Keep calm during tantrums


On Monday, I explained how it’s important to address the attitude behind every tantrum that your child throws. But you must also keep your own attitude in check.

Above all else: stay calm!
If you buy into your child’s tantrum (it is an act after all) by getting angry, then he knows the tantrum has been effective. If you show any sort of emotion as a result of the tantrum, you will be rewarding the action and he will continue to throw them. Your attitude will shape everything.

Be aloof
Even if you’re seething inside, don’t let him see it. Remind yourself that the tantrum is a decision your child made and if he chooses to throw a fit, then he is choosing to be isolated. The more consistent you are, the more he will understand that this will be his consequence. Imagine yourself saying to him, “Oops, I see you’re throwing a fit. So sorry. I have to isolate you now.”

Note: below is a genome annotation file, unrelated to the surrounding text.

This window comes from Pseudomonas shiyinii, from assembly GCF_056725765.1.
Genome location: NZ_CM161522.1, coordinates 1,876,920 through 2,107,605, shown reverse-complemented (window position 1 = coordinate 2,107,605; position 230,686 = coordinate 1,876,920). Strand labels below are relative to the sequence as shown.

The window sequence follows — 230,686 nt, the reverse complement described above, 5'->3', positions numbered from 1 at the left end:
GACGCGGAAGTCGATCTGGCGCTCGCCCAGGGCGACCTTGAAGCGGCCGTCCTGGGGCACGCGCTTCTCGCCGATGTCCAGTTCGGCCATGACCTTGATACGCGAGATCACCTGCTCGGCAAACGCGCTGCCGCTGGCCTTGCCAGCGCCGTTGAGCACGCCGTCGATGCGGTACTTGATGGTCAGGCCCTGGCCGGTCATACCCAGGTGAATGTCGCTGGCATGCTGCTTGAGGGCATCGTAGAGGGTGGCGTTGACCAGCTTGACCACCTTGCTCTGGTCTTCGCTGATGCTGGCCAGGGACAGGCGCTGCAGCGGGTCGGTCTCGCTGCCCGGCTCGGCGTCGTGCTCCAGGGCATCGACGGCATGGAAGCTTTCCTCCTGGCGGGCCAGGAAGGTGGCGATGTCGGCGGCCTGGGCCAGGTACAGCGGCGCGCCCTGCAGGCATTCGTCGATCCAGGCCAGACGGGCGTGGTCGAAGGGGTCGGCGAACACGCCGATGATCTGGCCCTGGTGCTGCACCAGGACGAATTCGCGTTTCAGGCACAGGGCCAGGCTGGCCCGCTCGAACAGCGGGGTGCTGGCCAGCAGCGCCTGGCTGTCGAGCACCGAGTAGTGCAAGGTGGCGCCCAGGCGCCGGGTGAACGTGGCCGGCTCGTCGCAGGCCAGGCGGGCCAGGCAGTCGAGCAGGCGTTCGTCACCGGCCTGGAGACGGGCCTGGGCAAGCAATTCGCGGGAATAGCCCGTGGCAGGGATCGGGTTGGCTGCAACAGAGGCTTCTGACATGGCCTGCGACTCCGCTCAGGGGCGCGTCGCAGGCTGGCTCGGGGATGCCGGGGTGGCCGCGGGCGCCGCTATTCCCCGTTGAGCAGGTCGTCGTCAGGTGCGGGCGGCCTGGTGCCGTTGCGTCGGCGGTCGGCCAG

Move on
After the tantrum is over, move on. You have disciplined for it and have taught him how to express his emotions in an acceptable way. Don’t keep talking about the fit and don’t keep giving him consequences. The great thing about timeouts is that they allow us to wipe the slate clean. Give him that courtesy.

Stay positive
Don’t expect that he will throw another fit, or he will. Keep your expectations positive and express every direction with positive words. If it becomes plainly obvious that he is about to throw a fit (but hasn’t yet), you might be able to head it off at the pass with positive words. For example, if you deny his request for another book at bedtime, and he starts to get a little upset or has thrown a tantrum for this exact thing before, you might say, “I understand you love to read and I’d love to read to you all night long, but you must go to sleep. Let’s read some extra books during our daytime reading time tomorrow.

Read more about the need to stay calm here.